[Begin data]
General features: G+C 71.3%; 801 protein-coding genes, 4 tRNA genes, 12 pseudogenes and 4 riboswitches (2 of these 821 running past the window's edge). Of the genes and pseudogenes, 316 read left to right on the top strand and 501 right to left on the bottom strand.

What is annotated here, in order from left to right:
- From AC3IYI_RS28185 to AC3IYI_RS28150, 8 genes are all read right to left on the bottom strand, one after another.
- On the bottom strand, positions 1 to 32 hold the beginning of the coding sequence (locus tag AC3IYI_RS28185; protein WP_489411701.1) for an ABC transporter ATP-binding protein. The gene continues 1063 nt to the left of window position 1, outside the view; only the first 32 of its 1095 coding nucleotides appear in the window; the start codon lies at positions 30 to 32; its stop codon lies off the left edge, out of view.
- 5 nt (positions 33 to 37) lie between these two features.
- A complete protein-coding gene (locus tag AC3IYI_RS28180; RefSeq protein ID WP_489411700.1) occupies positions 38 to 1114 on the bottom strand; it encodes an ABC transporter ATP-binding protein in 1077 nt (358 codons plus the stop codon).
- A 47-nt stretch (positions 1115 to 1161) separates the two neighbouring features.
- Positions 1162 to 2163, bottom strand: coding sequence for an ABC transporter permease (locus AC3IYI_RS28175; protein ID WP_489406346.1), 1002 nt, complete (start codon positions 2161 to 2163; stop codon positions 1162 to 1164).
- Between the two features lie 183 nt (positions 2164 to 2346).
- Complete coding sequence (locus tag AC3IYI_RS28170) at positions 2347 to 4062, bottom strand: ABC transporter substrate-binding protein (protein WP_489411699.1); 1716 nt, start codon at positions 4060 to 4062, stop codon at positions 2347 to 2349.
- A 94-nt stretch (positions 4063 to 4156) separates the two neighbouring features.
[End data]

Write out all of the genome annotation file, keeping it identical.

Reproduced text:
General features: G+C 71.3%; 801 protein-coding genes, 4 tRNA genes, 12 pseudogenes and 4 riboswitches (2 of these 821 running past the window's edge). Of the genes and pseudogenes, 316 read left to right on the top strand and 501 right to left on the bottom strand.

What is annotated here, in order from left to right:
- From AC3IYI_RS28185 to AC3IYI_RS28150, 8 genes are all read right to left on the bottom strand, one after another.
- On the bottom strand, positions 1 to 32 hold the beginning of the coding sequence (locus tag AC3IYI_RS28185; protein WP_489411701.1) for an ABC transporter ATP-binding protein. The gene continues 1063 nt to the left of window position 1, outside the view; only the first 32 of its 1095 coding nucleotides appear in the window; the start codon lies at positions 30 to 32; its stop codon lies off the left edge, out of view.
- 5 nt (positions 33 to 37) lie between these two features.
- A complete protein-coding gene (locus tag AC3IYI_RS28180; RefSeq protein ID WP_489411700.1) occupies positions 38 to 1114 on the bottom strand; it encodes an ABC transporter ATP-binding protein in 1077 nt (358 codons plus the stop codon).
- A 47-nt stretch (positions 1115 to 1161) separates the two neighbouring features.
- Positions 1162 to 2163, bottom strand: coding sequence for an ABC transporter permease (locus AC3IYI_RS28175; protein ID WP_489406346.1), 1002 nt, complete (start codon positions 2161 to 2163; stop codon positions 1162 to 1164).
- Between the two features lie 183 nt (positions 2164 to 2346).
- Complete coding sequence (locus tag AC3IYI_RS28170) at positions 2347 to 4062, bottom strand: ABC transporter substrate-binding protein (protein WP_489411699.1); 1716 nt, start codon at positions 4060 to 4062, stop codon at positions 2347 to 2349.
- A 94-nt stretch (positions 4063 to 4156) separates the two neighbouring features.